The first ever cost benefit analysis of prickly acacia (Acacia nilotica) eradication has revealed that prompt treatment of small infestations delivers the best return on investment.
NT Department of Environment and Natural Resources acting regional weeds officer, Nathan Mills, said the report, authored by ArGyll Consulting, has also led to the development of a decision support tool that pastoralists can use to undertake analysis on their own properties.
“The Territory has a land‑based economy and good land management practices are critical to its future,” Mr Mills said.
“That’s why it’s important for land managers, such as pastoralists, to eradicate prickly acacia as soon as they possibly can, before this invasive weed spreads and impacts their bottom line.
“Prickly acacia is a Class A (to be eradicated) and Class C (not to be introduced) weed in the Northern Territory and can reduce pasture production if left unmanaged.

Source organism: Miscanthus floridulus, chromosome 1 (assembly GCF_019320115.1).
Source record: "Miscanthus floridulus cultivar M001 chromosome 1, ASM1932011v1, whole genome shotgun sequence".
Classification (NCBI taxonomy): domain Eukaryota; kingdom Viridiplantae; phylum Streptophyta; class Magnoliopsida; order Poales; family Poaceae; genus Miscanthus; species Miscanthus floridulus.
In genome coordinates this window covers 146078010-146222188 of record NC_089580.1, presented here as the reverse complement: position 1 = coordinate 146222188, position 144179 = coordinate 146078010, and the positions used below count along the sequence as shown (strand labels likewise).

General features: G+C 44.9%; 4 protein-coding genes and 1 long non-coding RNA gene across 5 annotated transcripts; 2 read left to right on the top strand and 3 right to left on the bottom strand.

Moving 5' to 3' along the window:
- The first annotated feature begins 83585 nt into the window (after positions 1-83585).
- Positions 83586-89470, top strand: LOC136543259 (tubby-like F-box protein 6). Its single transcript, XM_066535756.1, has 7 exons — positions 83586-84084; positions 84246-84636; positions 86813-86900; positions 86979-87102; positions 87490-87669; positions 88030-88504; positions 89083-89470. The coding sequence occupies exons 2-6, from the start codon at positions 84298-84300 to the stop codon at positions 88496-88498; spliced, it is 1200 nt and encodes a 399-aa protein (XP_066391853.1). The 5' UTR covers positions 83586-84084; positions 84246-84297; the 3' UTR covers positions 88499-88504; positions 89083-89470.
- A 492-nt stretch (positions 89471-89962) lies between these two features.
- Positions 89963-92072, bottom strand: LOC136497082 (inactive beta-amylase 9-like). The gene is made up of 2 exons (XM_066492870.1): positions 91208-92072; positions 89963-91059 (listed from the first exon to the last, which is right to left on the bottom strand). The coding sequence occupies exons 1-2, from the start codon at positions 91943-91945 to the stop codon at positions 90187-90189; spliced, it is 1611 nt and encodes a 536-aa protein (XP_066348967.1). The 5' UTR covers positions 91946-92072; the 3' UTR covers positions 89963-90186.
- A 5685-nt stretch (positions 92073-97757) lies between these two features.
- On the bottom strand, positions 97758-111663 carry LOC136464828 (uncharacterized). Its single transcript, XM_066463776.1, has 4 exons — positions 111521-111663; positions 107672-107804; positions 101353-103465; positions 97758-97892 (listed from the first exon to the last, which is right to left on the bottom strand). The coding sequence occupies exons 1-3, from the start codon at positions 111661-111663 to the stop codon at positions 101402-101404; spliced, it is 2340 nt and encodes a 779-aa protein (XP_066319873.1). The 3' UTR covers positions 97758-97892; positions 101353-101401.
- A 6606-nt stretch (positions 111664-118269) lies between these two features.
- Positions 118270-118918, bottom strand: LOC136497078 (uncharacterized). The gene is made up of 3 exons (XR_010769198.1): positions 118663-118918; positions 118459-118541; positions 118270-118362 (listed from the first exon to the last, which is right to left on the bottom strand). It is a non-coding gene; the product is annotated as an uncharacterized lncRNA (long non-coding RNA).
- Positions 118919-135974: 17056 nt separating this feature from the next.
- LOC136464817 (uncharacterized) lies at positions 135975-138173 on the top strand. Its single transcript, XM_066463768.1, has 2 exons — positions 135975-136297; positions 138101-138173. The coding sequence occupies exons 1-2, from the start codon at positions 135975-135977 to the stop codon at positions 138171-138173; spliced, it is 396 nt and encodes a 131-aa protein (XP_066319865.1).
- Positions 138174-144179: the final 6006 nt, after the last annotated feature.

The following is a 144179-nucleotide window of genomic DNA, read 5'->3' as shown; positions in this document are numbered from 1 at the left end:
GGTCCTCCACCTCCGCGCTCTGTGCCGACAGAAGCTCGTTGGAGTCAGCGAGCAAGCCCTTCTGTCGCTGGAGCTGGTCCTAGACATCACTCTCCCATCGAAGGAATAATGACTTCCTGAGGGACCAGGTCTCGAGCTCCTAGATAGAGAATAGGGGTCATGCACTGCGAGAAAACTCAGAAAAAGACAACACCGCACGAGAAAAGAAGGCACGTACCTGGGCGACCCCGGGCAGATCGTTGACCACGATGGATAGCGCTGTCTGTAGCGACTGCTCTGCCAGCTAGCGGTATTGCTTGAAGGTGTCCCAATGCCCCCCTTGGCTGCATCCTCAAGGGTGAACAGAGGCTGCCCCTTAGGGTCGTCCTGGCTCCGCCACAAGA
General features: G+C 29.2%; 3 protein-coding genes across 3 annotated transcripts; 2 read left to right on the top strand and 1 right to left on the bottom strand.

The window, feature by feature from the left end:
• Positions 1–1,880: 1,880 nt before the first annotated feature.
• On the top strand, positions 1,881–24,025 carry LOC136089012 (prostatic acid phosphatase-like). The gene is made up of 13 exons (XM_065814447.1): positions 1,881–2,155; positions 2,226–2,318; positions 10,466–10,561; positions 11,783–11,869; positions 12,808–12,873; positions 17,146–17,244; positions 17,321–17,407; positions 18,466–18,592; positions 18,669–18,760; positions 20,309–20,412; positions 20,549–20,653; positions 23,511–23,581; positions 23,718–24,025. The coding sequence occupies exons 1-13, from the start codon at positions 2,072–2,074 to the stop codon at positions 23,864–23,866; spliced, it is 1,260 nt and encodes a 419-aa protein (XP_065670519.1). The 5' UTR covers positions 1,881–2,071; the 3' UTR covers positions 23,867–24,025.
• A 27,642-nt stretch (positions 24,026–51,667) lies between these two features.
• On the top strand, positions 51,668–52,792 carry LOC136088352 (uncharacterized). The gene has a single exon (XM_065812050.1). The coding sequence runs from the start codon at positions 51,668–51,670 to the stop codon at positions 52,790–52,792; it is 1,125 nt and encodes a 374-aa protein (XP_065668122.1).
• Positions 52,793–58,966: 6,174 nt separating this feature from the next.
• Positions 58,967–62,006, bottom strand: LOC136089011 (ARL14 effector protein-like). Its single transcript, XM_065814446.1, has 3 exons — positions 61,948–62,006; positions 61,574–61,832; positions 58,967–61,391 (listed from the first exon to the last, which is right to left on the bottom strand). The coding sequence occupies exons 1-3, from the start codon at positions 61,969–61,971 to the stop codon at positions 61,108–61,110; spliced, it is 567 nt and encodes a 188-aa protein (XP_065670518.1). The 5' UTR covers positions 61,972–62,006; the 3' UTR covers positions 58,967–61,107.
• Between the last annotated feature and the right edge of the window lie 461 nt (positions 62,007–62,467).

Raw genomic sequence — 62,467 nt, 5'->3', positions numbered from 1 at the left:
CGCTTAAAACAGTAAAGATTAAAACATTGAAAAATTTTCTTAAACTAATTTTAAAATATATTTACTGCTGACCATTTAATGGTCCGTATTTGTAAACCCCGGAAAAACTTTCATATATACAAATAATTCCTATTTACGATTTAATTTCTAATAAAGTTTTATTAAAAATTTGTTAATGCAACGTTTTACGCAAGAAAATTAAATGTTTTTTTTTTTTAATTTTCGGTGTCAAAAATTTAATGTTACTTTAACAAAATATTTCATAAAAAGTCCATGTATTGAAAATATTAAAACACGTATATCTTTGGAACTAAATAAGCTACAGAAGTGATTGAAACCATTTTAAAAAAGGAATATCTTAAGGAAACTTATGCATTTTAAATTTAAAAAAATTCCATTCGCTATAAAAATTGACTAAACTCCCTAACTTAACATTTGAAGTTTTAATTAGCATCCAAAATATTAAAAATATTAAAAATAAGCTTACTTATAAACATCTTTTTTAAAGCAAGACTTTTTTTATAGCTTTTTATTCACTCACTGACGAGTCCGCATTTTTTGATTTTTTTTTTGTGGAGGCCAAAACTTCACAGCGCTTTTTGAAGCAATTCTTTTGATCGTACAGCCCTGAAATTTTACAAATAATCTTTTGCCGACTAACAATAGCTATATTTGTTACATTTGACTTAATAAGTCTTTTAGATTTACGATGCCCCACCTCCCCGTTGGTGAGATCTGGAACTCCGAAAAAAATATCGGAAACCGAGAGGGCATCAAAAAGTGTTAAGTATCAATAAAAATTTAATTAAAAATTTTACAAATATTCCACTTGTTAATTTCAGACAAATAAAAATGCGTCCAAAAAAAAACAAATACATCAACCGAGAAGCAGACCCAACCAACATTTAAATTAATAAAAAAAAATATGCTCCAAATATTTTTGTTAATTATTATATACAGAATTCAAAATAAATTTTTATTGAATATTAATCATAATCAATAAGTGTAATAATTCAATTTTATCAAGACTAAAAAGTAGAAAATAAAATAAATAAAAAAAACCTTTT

“Against the costs of control in terms of labour and chemicals are the benefits of increased or avoided losses in carrying capacity.
“The weed’s thorns can damage vehicle tyres and injure animals with thickets restricting mustering and stock access to water.
“Since it was first recorded in the Northern Territory in the 1980s, weed surveys have found prickly acacia is now found in all regions of the Top End, extending all the way to the Barkly.
“Case studies on the Barkly and Victoria River District, highlighted in the report, show that while infestations remain relatively small, eradication can be achieved at a relatively low cost.
“The recommendation to come out of the report is that all land managers who have prickly acacia on their properties conduct a full survey to measure the current extent of the problem and estimate the potential impact on productivity.
“The decision support tool can then be used to review options for treatment and identify the most cost-effective path to eradication.”
Source: NT Government